Friday, 22 February 2008

the wage gap

ok, this is appalling:

In New Zealand, men earned an average of $832 (up 10.4 per cent) and women $510 (up 7.8 per cent).

see here for full article. even adjusting for the fact that women work fewer hours, the gap is still way too much. the implications of this in the longer term are:
- it takes much longer for women to pay off their student loan, which in turn means:
- they aren't able to save money until much later in life, which in turn means:
- they don't have much saved up when they retire, which means:
- poverty in their old age (or earlier).

now we know that a significant proportion of these women are in long-term relationships, so their current standard of living will not be quite so bad. however, we also know that new zealand has quite a high divorce rate, and that women end up significantly worse off once the settlement proceeds are divided up - especially if they have custody of the children.

given that financial stress is one of the major factors leading to divorce, and given that data now shows that educated women have lower divorce rates, it's likely that divorced women will be much more likely to live in poverty.

so how do we decrease that wage gap? one way is to ensure that women get paid the same wage rates as men. despite all the human rights legislation, women are still getting paid less to do exactly the same job - particularly with higher paid jobs. the employment contracts act and the scrapping of award rates has helped a lot in that regard. because there is now a great pressure to keep wage rates secret (how many of you have had the boss say "don't tell anyone else about that bonus/pay rise because everyone didn't get one"?), often women don't know that their male counterparts are getting paid more. when wage and salary rates were open and transparent, this kind of thing didn't happen.

another way to decrease the gap is for women to work more hours. but most women with children actually want to be able to spend time with them. unless they simply can't afford it, women tend to choose part-time work in order to balance their family life. while we can encourage more women into work with better and cheaper childcare (and this government has definitely put effort & resources into that area), there is nothing that can stop that instinctive need to be with your kids.

i would also advocate for student loan rebates for women who take time out of the workforce to have children and spend a year at home with them. the paid parental leave scheme is great, but it doesn't compensate for the full wage loss of many women, and only goes to 14 weeks. it doesn't cover the fact that a women is unable to pay off her debt during this period.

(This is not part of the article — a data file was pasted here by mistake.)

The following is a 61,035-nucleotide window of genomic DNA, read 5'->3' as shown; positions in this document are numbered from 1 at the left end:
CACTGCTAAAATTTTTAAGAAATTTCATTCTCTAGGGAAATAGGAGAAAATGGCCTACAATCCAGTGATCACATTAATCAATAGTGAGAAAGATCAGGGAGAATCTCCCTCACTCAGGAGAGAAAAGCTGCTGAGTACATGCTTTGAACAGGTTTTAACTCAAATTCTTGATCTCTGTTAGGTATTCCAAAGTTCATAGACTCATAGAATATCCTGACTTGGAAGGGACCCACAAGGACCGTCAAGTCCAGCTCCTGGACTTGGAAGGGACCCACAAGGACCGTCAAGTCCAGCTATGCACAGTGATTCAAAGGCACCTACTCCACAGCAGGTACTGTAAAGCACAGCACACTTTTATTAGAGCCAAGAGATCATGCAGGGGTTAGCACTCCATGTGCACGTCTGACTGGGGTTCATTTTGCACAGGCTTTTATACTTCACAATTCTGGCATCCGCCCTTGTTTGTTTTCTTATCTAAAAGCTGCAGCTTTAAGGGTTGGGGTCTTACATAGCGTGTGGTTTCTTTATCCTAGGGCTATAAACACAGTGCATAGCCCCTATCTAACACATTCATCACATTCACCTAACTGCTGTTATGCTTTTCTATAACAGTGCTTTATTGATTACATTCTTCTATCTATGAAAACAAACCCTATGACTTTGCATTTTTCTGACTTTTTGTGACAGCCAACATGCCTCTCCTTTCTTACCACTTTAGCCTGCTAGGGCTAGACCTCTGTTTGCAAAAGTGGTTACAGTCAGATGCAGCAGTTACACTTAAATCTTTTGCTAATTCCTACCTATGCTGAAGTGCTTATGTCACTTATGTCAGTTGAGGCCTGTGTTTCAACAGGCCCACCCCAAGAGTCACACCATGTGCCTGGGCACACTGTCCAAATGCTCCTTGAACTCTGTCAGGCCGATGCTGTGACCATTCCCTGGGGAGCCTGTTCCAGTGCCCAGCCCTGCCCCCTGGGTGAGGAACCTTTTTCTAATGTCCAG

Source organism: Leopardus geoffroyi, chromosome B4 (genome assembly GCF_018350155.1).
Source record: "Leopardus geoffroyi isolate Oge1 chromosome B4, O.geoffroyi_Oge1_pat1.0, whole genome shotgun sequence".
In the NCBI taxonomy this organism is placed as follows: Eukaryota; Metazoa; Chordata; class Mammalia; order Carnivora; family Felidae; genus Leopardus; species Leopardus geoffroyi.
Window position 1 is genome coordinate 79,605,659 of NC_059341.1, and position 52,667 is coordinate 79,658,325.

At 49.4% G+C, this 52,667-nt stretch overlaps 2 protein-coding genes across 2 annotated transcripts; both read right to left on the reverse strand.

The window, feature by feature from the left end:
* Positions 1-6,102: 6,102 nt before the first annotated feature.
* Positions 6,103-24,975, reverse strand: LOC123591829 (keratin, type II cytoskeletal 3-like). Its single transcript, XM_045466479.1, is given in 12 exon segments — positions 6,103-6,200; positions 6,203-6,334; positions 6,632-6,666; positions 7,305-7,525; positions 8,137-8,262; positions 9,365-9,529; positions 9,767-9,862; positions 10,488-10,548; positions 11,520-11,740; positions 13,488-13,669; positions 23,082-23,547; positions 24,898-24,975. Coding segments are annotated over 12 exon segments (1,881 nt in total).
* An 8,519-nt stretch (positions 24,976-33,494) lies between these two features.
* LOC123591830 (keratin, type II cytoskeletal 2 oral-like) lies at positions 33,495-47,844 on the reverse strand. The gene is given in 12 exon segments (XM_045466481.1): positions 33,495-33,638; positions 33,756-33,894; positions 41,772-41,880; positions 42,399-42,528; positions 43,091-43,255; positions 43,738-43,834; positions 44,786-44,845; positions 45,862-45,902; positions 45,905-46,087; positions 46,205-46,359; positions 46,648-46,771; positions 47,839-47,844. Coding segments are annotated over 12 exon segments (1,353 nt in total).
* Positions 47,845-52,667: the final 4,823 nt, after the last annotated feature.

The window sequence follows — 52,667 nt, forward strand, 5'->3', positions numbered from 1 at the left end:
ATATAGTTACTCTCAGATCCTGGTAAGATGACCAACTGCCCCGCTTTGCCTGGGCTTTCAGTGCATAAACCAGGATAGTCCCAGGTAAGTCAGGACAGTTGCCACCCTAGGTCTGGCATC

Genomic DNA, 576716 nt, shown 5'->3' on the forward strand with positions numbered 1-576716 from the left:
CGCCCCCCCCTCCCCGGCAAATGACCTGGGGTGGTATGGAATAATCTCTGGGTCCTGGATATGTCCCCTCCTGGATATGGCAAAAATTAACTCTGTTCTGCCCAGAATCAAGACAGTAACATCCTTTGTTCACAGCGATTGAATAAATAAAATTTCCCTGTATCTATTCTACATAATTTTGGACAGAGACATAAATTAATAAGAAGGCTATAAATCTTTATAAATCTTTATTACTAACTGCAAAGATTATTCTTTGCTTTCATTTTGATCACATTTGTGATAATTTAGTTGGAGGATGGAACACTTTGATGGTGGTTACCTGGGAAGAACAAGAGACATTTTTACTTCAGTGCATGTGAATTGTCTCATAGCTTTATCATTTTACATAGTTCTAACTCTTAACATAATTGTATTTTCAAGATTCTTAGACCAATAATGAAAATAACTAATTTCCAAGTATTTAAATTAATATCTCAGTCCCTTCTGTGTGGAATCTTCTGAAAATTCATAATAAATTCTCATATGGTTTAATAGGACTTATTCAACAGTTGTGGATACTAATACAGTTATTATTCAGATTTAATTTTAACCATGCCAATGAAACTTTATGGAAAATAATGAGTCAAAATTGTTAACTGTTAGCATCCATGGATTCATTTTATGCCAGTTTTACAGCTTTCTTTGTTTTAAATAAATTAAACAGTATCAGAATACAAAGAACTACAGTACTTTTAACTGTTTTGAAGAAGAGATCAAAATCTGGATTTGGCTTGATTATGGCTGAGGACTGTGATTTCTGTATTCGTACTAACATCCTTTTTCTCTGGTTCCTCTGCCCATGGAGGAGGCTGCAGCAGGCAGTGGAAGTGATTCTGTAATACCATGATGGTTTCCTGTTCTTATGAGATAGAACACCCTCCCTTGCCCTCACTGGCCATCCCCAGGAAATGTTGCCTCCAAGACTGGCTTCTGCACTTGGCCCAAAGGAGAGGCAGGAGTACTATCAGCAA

in any case, this is an issue that needs more work. unfortunately, speaking out for women's financial independence these days sees you being labelled as a feminazi, or part of the sisterhood, or being too politically correct, or worse still, not having "family values". these are labels intended to try to shut us up. let's ignore them and speak out.

oh, and for those of you not on AEN, just a note that today is international mother tongue day, and this year is the UNESCO international year of languages. so go on, go out tomorrow and learn how to say hello in another language.


Anonymous said...

I agree about the wage gap, and have the following suggestions to add:

1. Encourage men into "womanly" professions, such as teaching, nursing, caregiving, cleaning. Not because they are too "feminised" but because one of the reasons they are vastly undervalued (and thus underpaid) jobs is that they are seen as women's work and thus worth less. No surprise really that a lot of these areas are also work women used to have to do for free (and many of us still do, in the context of our own homes and families).

2. Make workplaces more family friendly for parents in general, so that it becomes more acceptable for men to be the ones that take time off to care for the children, etc. Call me cynical, but I suspect if there was a significant shift towards men and women taking time out for their families (rather than mainly women as it is now) then I suspect the resourcing would follow. This would have lots of positive spin-offs.

Not a suggestion, but I am worried that if there is a change of Govt it will seriously erode any chances of pay parity for women (and indeed others who seem to routinely get paid less - Pasifika women are usually the worst off, from memory). Minimum wage rises would be ended, and I suspect all the pay equity exercises currently underway in the public sector would be cut too. :-(

Glad you are blogging, Anjum, I am enjoying reading your thoughts.

Julie Fairey

Bisbille 101 said...


We've been brainwashed to believe that women are underpaid compare to their male conterpart. This is just nonsense. If that statement was true, there would be no men working! Why, as an employer, should I pay a prime to hire able man when I can get the job done for a fraction of the price?